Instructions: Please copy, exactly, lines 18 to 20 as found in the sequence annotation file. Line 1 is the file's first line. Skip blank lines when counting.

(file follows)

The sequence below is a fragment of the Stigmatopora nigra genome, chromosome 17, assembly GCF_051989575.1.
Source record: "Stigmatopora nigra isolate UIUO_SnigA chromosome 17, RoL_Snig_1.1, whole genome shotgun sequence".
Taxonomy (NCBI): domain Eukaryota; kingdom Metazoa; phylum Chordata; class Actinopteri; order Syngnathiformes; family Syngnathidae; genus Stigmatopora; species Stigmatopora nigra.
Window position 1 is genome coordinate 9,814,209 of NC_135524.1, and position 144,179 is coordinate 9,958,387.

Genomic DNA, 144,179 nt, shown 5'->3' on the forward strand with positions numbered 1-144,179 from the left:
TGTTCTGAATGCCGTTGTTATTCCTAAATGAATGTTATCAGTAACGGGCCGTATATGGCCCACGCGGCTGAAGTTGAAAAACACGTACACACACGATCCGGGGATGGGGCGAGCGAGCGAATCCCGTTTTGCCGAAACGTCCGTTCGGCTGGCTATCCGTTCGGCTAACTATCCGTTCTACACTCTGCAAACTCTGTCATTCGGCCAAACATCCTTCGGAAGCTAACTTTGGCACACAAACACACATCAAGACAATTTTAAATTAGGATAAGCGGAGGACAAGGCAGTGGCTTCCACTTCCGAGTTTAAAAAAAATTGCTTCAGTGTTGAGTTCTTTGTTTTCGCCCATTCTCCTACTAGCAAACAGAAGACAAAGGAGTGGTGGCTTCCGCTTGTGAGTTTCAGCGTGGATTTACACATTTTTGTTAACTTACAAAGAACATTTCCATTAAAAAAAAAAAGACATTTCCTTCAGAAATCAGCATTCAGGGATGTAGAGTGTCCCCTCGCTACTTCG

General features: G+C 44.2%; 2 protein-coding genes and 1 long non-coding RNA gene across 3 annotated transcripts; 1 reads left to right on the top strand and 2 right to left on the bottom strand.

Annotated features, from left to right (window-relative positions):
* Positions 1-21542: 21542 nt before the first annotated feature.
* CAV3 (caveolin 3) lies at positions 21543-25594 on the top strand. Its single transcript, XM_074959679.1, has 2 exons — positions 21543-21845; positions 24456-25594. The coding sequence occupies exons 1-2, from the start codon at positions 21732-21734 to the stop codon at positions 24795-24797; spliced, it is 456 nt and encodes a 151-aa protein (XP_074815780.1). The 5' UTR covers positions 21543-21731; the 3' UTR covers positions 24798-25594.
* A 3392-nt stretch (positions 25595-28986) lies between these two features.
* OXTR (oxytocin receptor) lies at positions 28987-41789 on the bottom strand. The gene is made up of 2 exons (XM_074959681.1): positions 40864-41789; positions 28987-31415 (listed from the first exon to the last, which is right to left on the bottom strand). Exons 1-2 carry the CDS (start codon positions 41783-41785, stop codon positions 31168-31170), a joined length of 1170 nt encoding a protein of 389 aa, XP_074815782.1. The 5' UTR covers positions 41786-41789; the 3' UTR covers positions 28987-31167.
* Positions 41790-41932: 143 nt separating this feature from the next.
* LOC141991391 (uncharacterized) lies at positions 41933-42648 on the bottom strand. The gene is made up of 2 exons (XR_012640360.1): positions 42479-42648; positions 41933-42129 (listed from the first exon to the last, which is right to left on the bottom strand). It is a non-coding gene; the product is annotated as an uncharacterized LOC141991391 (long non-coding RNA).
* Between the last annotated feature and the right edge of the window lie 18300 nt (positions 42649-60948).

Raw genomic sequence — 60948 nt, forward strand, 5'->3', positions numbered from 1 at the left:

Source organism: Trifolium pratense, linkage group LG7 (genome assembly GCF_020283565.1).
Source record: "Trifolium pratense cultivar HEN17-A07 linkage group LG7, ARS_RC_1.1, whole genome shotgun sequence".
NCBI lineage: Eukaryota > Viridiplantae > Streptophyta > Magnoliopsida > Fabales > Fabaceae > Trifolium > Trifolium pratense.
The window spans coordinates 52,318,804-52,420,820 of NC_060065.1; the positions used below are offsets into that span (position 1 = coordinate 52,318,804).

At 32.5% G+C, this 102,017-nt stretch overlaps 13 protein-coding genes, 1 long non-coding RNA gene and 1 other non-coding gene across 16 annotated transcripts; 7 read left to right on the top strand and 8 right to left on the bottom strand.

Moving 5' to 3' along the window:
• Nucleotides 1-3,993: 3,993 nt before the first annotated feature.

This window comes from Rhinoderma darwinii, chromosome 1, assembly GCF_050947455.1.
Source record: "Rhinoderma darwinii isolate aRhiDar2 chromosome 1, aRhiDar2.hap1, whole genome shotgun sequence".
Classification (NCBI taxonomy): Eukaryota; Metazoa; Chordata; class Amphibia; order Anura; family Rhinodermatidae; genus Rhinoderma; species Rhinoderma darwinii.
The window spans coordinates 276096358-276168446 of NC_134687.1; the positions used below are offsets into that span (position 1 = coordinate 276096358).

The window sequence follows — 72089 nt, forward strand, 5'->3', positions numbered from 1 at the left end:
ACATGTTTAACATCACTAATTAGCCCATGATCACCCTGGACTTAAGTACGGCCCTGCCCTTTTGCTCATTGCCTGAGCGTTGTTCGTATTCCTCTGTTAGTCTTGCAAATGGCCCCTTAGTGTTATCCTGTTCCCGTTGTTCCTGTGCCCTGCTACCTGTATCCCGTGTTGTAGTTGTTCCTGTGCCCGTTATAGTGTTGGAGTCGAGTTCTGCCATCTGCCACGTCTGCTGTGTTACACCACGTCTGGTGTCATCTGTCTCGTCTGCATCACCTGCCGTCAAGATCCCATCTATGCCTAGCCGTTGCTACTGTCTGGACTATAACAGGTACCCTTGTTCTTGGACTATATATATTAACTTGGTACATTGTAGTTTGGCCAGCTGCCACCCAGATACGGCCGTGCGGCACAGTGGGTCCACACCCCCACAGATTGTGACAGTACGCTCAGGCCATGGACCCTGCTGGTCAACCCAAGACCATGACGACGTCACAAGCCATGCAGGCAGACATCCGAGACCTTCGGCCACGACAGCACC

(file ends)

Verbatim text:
Source record: "Trifolium pratense cultivar HEN17-A07 linkage group LG7, ARS_RC_1.1, whole genome shotgun sequence".
NCBI lineage: Eukaryota > Viridiplantae > Streptophyta > Magnoliopsida > Fabales > Fabaceae > Trifolium > Trifolium pratense.
The window spans coordinates 52,318,804-52,420,820 of NC_060065.1; the positions used below are offsets into that span (position 1 = coordinate 52,318,804).